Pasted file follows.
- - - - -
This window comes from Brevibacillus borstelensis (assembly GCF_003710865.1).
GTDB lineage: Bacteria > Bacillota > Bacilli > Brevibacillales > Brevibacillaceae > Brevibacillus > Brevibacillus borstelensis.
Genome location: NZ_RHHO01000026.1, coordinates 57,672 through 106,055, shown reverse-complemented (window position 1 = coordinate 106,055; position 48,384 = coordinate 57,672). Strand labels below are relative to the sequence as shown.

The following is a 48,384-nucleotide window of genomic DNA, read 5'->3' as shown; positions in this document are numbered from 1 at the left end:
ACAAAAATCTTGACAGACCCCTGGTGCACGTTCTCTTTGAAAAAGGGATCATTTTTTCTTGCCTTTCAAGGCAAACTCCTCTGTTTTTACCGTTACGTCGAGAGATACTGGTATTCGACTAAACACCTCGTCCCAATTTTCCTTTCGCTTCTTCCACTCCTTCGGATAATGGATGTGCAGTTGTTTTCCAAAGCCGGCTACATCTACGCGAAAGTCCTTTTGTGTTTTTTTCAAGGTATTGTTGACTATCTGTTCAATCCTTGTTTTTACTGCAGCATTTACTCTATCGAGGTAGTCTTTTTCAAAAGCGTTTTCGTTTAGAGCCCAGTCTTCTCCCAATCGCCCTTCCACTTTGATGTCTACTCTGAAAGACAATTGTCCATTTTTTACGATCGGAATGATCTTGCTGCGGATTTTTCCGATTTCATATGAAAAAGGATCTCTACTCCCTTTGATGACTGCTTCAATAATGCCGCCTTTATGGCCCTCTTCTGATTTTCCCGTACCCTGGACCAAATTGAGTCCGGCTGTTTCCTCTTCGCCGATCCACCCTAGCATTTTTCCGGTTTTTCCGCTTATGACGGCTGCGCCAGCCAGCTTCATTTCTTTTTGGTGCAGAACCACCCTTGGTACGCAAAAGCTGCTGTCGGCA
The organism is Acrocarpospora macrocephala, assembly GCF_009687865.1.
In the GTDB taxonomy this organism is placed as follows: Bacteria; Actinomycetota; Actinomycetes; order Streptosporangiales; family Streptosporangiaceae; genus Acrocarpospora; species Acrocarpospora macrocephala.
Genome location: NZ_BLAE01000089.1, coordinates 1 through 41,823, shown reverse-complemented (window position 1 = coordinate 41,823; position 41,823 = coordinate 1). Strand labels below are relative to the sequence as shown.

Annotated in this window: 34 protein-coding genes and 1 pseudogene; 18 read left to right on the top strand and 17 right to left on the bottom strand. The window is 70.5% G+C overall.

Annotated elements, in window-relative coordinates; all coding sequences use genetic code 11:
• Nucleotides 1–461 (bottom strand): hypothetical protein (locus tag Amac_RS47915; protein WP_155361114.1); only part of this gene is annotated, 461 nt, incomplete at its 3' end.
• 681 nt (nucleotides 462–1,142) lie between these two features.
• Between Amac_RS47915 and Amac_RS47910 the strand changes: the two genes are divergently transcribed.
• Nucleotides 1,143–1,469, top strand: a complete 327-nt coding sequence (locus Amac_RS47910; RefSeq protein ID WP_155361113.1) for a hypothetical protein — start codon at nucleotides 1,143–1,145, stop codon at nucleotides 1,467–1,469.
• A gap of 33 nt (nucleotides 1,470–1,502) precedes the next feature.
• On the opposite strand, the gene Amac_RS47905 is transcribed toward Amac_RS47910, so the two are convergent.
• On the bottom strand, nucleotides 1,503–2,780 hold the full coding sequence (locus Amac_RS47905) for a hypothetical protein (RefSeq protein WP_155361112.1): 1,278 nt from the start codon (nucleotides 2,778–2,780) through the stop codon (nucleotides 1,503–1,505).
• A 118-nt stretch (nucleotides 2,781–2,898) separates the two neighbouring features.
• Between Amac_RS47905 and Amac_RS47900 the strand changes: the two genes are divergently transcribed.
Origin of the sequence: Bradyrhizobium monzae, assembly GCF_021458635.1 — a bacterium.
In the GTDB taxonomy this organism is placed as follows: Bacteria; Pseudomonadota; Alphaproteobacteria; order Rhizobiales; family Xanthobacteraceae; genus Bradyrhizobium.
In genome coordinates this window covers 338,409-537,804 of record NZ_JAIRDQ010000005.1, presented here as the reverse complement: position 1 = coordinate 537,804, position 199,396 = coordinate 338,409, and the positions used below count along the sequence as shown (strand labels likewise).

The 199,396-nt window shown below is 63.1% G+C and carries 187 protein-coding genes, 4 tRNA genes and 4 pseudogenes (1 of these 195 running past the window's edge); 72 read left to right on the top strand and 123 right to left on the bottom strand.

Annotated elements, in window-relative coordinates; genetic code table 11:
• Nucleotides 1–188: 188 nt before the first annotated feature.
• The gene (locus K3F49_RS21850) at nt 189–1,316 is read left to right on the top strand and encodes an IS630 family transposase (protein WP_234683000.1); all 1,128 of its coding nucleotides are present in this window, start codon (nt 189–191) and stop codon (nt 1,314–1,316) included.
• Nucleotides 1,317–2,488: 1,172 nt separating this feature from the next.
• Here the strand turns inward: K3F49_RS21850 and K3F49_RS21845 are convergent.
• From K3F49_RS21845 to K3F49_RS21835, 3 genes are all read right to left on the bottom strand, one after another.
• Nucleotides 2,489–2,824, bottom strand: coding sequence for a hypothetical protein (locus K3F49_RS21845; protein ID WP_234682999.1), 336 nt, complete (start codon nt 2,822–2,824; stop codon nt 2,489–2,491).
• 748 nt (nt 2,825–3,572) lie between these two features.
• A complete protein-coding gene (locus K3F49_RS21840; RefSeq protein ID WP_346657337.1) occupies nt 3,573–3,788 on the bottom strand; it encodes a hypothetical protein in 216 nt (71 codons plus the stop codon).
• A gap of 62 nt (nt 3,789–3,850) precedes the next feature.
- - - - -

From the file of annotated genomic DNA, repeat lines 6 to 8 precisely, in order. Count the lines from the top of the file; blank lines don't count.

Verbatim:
The organism is Acrocarpospora macrocephala, assembly GCF_009687865.1.
In the GTDB taxonomy this organism is placed as follows: Bacteria; Actinomycetota; Actinomycetes; order Streptosporangiales; family Streptosporangiaceae; genus Acrocarpospora; species Acrocarpospora macrocephala.
Genome location: NZ_BLAE01000089.1, coordinates 1 through 41,823, shown reverse-complemented (window position 1 = coordinate 41,823; position 41,823 = coordinate 1). Strand labels below are relative to the sequence as shown.